Whether entering a salary negotiation, managing a business partnership, or planning the next step in your career, understanding which negotiation tactics are right for the situation and for you can be key. But in an economic environment in which women are just as likely as men to ask for a raise but less likely to receive one, the prospect of negotiating during one’s career can be an intimidating one. (Harvard Business Review)

To this end, Propeller’s women-in-business outreach initiative — Propel Her — brought together a dynamic panel of women business leaders to discuss how you can help drive your career through successful negotiation strategies.

1. NEGOTIATING THE SALARY. Always negotiate.

Arguably, one of the most intuitive times to consider one’s negotiation approach is when discussing salary. Despite this, men and women given the opportunity to negotiate will often walk away from the negotiating table. Event panelist Allison Torpey, who is currently Director of People Strategy at Propeller, is shocked by how often people don’t negotiate their salary after receiving a first offer. She estimates this occurrence in her experience to be around 30 percent. “No matter what, always negotiate,” she said. “We expect you to.”

On the flip side, not all negotiation approaches are productive ones. Torpey said that one of the worst negotiation tactics someone can practice (next to not negotiating at all) is not being up front about their salary expectations. “We always ask folks about salary range toward the end of the interview process, and it’s frustrating when they agree to a range and then try to negotiate up above this.” Torpey added that it’s best to be honest about these ranges as it may save both parties effort and time if expectations are misaligned.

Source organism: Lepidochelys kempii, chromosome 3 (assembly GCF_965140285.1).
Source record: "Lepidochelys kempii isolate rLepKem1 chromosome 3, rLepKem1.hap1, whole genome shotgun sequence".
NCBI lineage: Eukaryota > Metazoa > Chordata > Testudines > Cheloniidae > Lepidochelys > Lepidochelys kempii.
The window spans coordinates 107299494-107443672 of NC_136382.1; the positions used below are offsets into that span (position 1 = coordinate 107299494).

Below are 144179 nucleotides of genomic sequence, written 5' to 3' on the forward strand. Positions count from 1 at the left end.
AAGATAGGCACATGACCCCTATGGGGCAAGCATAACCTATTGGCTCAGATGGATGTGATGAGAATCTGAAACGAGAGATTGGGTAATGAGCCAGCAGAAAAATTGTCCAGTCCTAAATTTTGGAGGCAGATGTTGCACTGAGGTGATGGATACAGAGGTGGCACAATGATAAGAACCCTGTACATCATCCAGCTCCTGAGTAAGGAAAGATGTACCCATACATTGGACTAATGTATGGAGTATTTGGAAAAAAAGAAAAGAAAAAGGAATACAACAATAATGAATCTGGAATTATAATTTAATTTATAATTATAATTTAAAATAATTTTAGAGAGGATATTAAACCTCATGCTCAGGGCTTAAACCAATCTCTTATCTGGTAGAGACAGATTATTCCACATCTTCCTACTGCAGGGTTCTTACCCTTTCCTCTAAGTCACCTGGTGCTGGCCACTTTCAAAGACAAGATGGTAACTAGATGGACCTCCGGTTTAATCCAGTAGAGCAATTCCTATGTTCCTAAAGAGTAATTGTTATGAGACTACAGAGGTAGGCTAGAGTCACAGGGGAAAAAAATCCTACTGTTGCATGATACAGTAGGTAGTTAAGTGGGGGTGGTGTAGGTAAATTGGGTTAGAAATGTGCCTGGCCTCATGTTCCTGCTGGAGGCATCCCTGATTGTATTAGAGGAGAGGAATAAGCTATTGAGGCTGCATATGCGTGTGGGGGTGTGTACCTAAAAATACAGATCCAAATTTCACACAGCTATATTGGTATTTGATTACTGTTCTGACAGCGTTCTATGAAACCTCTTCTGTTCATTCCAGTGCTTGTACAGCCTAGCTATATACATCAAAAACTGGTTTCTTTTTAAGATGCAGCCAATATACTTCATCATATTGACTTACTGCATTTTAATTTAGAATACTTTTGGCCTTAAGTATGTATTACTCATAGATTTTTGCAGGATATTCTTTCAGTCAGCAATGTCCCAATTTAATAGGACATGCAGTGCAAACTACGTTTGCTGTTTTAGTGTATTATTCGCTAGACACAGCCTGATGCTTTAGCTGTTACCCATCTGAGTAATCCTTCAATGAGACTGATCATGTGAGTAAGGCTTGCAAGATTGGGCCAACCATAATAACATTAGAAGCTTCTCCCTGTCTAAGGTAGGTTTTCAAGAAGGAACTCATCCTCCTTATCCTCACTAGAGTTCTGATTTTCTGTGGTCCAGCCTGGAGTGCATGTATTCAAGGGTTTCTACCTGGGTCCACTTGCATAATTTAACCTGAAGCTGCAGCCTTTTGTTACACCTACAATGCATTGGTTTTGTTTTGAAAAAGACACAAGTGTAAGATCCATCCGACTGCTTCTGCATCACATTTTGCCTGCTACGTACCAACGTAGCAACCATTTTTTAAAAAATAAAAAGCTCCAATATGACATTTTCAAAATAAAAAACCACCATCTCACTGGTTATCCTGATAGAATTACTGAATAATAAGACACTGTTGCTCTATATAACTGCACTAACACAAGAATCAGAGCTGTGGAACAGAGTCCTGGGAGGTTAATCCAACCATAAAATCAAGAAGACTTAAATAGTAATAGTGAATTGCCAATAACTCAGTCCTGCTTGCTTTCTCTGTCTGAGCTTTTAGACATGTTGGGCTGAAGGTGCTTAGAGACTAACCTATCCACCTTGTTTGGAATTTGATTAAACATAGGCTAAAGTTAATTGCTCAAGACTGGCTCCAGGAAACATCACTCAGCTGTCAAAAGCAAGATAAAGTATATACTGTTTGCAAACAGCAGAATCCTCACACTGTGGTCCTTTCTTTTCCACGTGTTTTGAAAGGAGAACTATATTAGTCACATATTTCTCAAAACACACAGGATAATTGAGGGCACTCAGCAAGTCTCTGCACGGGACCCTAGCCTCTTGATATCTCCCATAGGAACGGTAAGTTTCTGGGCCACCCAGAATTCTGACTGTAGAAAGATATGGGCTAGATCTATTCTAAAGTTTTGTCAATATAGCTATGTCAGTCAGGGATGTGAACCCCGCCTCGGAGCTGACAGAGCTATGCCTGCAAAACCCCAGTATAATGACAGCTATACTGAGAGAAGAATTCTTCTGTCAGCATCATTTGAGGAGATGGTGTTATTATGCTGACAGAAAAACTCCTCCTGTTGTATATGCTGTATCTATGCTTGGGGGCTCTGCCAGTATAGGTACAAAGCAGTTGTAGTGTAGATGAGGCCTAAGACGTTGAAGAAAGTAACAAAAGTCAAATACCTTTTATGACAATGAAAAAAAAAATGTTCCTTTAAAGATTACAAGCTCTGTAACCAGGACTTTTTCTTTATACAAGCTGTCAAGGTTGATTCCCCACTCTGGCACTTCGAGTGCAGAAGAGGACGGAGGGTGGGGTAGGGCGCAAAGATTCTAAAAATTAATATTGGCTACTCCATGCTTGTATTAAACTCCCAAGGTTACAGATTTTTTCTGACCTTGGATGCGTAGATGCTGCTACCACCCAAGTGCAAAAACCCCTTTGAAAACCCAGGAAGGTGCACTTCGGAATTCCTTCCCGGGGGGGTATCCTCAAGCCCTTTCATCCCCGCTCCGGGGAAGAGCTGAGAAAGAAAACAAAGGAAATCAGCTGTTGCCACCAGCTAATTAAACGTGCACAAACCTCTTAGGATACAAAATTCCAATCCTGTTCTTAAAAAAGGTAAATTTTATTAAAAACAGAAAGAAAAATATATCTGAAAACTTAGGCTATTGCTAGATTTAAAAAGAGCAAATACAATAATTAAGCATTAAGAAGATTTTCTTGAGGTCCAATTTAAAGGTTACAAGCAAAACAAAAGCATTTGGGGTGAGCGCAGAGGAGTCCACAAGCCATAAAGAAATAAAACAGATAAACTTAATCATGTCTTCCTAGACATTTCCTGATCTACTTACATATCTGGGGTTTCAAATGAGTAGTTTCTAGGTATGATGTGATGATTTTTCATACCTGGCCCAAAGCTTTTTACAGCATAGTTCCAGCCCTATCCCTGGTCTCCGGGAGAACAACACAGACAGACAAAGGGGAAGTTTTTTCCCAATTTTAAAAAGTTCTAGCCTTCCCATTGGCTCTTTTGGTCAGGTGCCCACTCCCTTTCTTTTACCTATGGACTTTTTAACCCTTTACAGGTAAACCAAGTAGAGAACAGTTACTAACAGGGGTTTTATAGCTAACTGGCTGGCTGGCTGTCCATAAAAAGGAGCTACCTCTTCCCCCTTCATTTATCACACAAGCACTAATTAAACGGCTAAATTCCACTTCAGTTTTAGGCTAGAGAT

Panelist Jennifer Navarro-Marroquin — founder and co-founder of wellness companies Claiming Prosperity and Community Well, respectively — emphasized not only the importance of defining the right salary in preliminary negotiations but also using that opportunity to better understand and even define the role they are considering. “Having an open conversation is best,” she said. “If someone comes in with a certain skill-set but actually is applying for a job that isn’t a perfect fit for [those skills], sometimes just getting a chance to share what they see the role being can create the most opportunity on both ends.”

Panelist Sarah Wheeler, who leads global gift card strategy for Gap Inc., elaborated on the case for confirming your expectations for the role, whether that be around the job requirements, the PTO policy or start date. “You should have that conversation.,” she said. “What's the worst that can happen?” She added that when the role isn’t the right fit, no one is set up for success.


So once you have negotiated both your salary and your role, should you begin to de-prioritize the importance of negotiating? According to panelist Anna Huerta, Lead Game Designer at Zynga, not at all. Huerta’s negotiating approach became as relevant as ever as she found herself frustrated by the predefined structured career path (and associated pay) laid out for her and her fellow game designers. Her solution? Negotiating from “within the system” to change it.

Huerta said she did this by aligning herself with a general manager as an advocate who had the sway to help get her a seat at the table for important conversations impacting organization-wide policies like career paths and salary. She then partnered with stakeholders throughout her company to identify and give input on systemic career path and pay gaps as well as what opportunities existed to close them. “I’m a big advocate of being a part of the solution,” Huerta said.